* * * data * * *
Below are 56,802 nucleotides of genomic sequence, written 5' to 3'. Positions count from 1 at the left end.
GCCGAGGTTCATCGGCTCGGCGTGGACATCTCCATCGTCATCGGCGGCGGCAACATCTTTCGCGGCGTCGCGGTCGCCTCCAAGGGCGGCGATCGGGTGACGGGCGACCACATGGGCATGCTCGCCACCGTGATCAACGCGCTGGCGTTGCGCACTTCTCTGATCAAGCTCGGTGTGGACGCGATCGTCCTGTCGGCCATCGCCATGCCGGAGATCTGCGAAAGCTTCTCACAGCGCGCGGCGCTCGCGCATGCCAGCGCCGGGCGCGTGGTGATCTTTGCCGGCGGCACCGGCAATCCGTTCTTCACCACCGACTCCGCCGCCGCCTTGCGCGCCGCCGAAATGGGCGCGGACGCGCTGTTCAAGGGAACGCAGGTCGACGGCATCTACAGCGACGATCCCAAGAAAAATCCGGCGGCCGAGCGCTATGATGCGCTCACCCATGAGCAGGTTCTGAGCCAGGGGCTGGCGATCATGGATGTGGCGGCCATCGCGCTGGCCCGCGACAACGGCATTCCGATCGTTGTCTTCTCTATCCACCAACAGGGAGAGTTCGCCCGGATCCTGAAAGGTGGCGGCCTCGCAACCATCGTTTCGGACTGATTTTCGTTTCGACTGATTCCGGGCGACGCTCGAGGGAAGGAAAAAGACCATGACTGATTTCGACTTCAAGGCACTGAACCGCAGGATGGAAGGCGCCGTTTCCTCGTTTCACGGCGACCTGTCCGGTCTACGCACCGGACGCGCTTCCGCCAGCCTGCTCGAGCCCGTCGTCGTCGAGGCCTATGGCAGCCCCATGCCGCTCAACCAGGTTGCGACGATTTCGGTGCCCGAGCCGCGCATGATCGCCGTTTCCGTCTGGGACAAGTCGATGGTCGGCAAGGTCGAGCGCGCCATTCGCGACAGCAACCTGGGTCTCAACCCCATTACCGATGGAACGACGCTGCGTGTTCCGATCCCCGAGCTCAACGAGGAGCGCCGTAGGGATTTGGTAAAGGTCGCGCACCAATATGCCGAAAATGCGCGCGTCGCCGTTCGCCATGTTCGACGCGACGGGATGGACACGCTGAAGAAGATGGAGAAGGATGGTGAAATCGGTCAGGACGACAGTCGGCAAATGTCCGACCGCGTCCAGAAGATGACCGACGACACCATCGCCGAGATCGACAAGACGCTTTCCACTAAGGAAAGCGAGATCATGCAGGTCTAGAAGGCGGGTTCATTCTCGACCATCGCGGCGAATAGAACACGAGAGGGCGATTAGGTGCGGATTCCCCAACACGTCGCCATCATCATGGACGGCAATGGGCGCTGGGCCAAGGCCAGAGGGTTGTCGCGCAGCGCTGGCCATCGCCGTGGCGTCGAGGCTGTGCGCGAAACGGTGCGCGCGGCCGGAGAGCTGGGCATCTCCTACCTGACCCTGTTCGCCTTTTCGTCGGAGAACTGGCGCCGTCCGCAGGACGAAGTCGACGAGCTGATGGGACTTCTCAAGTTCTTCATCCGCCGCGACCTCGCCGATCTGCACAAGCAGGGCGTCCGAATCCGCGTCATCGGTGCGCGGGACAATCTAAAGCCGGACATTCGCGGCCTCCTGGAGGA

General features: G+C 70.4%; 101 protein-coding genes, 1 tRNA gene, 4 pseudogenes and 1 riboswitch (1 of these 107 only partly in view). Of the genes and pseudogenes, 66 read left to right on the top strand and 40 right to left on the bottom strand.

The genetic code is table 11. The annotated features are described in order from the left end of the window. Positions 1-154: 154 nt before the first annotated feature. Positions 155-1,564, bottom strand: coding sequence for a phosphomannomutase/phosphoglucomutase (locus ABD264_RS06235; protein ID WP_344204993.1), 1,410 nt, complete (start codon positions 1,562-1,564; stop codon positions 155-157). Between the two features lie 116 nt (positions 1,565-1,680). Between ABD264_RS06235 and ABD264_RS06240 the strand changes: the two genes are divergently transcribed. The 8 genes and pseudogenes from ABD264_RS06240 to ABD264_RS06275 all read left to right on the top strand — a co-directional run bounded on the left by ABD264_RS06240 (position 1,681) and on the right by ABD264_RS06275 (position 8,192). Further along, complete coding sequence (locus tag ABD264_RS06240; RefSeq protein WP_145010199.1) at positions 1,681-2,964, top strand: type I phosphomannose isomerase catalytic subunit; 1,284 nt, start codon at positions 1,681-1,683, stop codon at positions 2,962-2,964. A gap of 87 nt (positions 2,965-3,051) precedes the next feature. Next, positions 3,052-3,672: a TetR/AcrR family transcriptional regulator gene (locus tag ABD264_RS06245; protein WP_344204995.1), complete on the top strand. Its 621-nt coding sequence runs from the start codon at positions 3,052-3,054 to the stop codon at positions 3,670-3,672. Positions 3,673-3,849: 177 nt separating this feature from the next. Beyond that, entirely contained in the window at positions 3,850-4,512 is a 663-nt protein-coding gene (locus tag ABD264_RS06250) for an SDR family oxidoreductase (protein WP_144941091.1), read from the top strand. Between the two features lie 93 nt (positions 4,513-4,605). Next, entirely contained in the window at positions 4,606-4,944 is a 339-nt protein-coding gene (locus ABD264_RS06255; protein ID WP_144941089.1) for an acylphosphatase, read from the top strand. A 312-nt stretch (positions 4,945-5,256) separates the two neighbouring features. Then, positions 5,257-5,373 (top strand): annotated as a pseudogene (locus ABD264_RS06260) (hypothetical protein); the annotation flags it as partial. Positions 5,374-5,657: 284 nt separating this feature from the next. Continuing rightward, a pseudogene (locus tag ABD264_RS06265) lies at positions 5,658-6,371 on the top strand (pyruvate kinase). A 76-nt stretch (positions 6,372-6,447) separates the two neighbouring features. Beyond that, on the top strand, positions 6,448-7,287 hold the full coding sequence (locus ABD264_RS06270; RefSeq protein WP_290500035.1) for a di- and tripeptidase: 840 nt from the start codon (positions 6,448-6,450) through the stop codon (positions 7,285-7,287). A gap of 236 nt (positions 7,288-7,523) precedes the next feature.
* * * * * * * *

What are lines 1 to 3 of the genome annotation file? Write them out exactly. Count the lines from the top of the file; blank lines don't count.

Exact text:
Below are 56,802 nucleotides of genomic sequence, written 5' to 3'. Positions count from 1 at the left end.
GCCGAGGTTCATCGGCTCGGCGTGGACATCTCCATCGTCATCGGCGGCGGCAACATCTTTCGCGGCGTCGCGGTCGCCTCCAAGGGCGGCGATCGGGTGACGGGCGACCACATGGGCATGCTCGCCACCGTGATCAACGCGCTGGCGTTGCGCACTTCTCTGATCAAGCTCGGTGTGGACGCGATCGTCCTGTCGGCCATCGCCATGCCGGAGATCTGCGAAAGCTTCTCACAGCGCGCGGCGCTCGCGCATGCCAGCGCCGGGCGCGTGGTGATCTTTGCCGGCGGCACCGGCAATCCGTTCTTCACCACCGACTCCGCCGCCGCCTTGCGCGCCGCCGAAATGGGCGCGGACGCGCTGTTCAAGGGAACGCAGGTCGACGGCATCTACAGCGACGATCCCAAGAAAAATCCGGCGGCCGAGCGCTATGATGCGCTCACCCATGAGCAGGTTCTGAGCCAGGGGCTGGCGATCATGGATGTGGCGGCCATCGCGCTGGCCCGCGACAACGGCATTCCGATCGTTGTCTTCTCTATCCACCAACAGGGAGAGTTCGCCCGGATCCTGAAAGGTGGCGGCCTCGCAACCATCGTTTCGGACTGATTTTCGTTTCGACTGATTCCGGGCGACGCTCGAGGGAAGGAAAAAGACCATGACTGATTTCGACTTCAAGGCACTGAACCGCAGGATGGAAGGCGCCGTTTCCTCGTTTCACGGCGACCTGTCCGGTCTACGCACCGGACGCGCTTCCGCCAGCCTGCTCGAGCCCGTCGTCGTCGAGGCCTATGGCAGCCCCATGCCGCTCAACCAGGTTGCGACGATTTCGGTGCCCGAGCCGCGCATGATCGCCGTTTCCGTCTGGGACAAGTCGATGGTCGGCAAGGTCGAGCGCGCCATTCGCGACAGCAACCTGGGTCTCAACCCCATTACCGATGGAACGACGCTGCGTGTTCCGATCCCCGAGCTCAACGAGGAGCGCCGTAGGGATTTGGTAAAGGTCGCGCACCAATATGCCGAAAATGCGCGCGTCGCCGTTCGCCATGTTCGACGCGACGGGATGGACACGCTGAAGAAGATGGAGAAGGATGGTGAAATCGGTCAGGACGACAGTCGGCAAATGTCCGACCGCGTCCAGAAGATGACCGACGACACCATCGCCGAGATCGACAAGACGCTTTCCACTAAGGAAAGCGAGATCATGCAGGTCTAGAAGGCGGGTTCATTCTCGACCATCGCGGCGAATAGAACACGAGAGGGCGATTAGGTGCGGATTCCCCAACACGTCGCCATCATCATGGACGGCAATGGGCGCTGGGCCAAGGCCAGAGGGTTGTCGCGCAGCGCTGGCCATCGCCGTGGCGTCGAGGCTGTGCGCGAAACGGTGCGCGCGGCCGGAGAGCTGGGCATCTCCTACCTGACCCTGTTCGCCTTTTCGTCGGAGAACTGGCGCCGTCCGCAGGACGAAGTCGACGAGCTGATGGGACTTCTCAAGTTCTTCATCCGCCGCGACCTCGCCGATCTGCACAAGCAGGGCGTCCGAATCCGCGTCATCGGTGCGCGGGACAATCTAAAGCCGGACATTCGCGGCCTCCTGGAGGA

General features: G+C 70.4%; 101 protein-coding genes, 1 tRNA gene, 4 pseudogenes and 1 riboswitch (1 of these 107 only partly in view). Of the genes and pseudogenes, 66 read left to right on the top strand and 40 right to left on the bottom strand.